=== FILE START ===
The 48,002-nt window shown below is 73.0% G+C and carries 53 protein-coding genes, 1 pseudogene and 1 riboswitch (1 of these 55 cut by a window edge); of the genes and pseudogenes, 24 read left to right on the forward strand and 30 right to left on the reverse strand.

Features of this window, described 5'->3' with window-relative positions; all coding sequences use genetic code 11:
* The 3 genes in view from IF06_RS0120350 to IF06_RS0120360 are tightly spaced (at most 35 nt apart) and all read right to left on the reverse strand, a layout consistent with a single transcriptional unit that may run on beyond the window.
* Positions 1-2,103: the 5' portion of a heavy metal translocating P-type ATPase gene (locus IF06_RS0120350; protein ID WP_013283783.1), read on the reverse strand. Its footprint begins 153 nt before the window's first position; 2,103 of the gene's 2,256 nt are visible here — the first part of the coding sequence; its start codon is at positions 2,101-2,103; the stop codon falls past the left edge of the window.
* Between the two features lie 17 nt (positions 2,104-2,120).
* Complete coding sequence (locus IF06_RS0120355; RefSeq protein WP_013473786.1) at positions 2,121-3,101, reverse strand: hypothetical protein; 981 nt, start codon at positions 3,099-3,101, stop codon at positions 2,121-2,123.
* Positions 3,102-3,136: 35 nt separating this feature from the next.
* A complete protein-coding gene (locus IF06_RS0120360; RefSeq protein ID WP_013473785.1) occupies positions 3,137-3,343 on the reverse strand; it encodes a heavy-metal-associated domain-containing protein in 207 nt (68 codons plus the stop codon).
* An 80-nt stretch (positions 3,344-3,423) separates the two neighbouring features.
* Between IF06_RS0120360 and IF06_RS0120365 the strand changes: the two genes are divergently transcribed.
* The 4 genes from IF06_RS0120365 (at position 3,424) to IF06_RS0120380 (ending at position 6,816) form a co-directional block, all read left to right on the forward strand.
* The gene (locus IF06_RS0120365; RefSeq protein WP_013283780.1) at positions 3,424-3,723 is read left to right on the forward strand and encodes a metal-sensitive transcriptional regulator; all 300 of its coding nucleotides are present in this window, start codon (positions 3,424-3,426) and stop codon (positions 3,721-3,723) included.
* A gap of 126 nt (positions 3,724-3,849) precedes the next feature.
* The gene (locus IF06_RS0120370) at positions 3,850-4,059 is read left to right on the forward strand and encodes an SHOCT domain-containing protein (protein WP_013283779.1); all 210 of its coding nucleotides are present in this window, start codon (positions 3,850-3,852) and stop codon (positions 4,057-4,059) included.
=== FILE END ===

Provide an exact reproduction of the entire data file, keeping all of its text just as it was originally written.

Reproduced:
The 48,002-nt window shown below is 73.0% G+C and carries 53 protein-coding genes, 1 pseudogene and 1 riboswitch (1 of these 55 cut by a window edge); of the genes and pseudogenes, 24 read left to right on the forward strand and 30 right to left on the reverse strand.

Features of this window, described 5'->3' with window-relative positions; all coding sequences use genetic code 11:
* The 3 genes in view from IF06_RS0120350 to IF06_RS0120360 are tightly spaced (at most 35 nt apart) and all read right to left on the reverse strand, a layout consistent with a single transcriptional unit that may run on beyond the window.
* Positions 1-2,103: the 5' portion of a heavy metal translocating P-type ATPase gene (locus IF06_RS0120350; protein ID WP_013283783.1), read on the reverse strand. Its footprint begins 153 nt before the window's first position; 2,103 of the gene's 2,256 nt are visible here — the first part of the coding sequence; its start codon is at positions 2,101-2,103; the stop codon falls past the left edge of the window.
* Between the two features lie 17 nt (positions 2,104-2,120).
* Complete coding sequence (locus IF06_RS0120355; RefSeq protein WP_013473786.1) at positions 2,121-3,101, reverse strand: hypothetical protein; 981 nt, start codon at positions 3,099-3,101, stop codon at positions 2,121-2,123.
* Positions 3,102-3,136: 35 nt separating this feature from the next.
* A complete protein-coding gene (locus IF06_RS0120360; RefSeq protein ID WP_013473785.1) occupies positions 3,137-3,343 on the reverse strand; it encodes a heavy-metal-associated domain-containing protein in 207 nt (68 codons plus the stop codon).
* An 80-nt stretch (positions 3,344-3,423) separates the two neighbouring features.
* Between IF06_RS0120360 and IF06_RS0120365 the strand changes: the two genes are divergently transcribed.
* The 4 genes from IF06_RS0120365 (at position 3,424) to IF06_RS0120380 (ending at position 6,816) form a co-directional block, all read left to right on the forward strand.
* The gene (locus IF06_RS0120365; RefSeq protein WP_013283780.1) at positions 3,424-3,723 is read left to right on the forward strand and encodes a metal-sensitive transcriptional regulator; all 300 of its coding nucleotides are present in this window, start codon (positions 3,424-3,426) and stop codon (positions 3,721-3,723) included.
* A gap of 126 nt (positions 3,724-3,849) precedes the next feature.
* The gene (locus IF06_RS0120370) at positions 3,850-4,059 is read left to right on the forward strand and encodes an SHOCT domain-containing protein (protein WP_013283779.1); all 210 of its coding nucleotides are present in this window, start codon (positions 3,850-3,852) and stop codon (positions 4,057-4,059) included.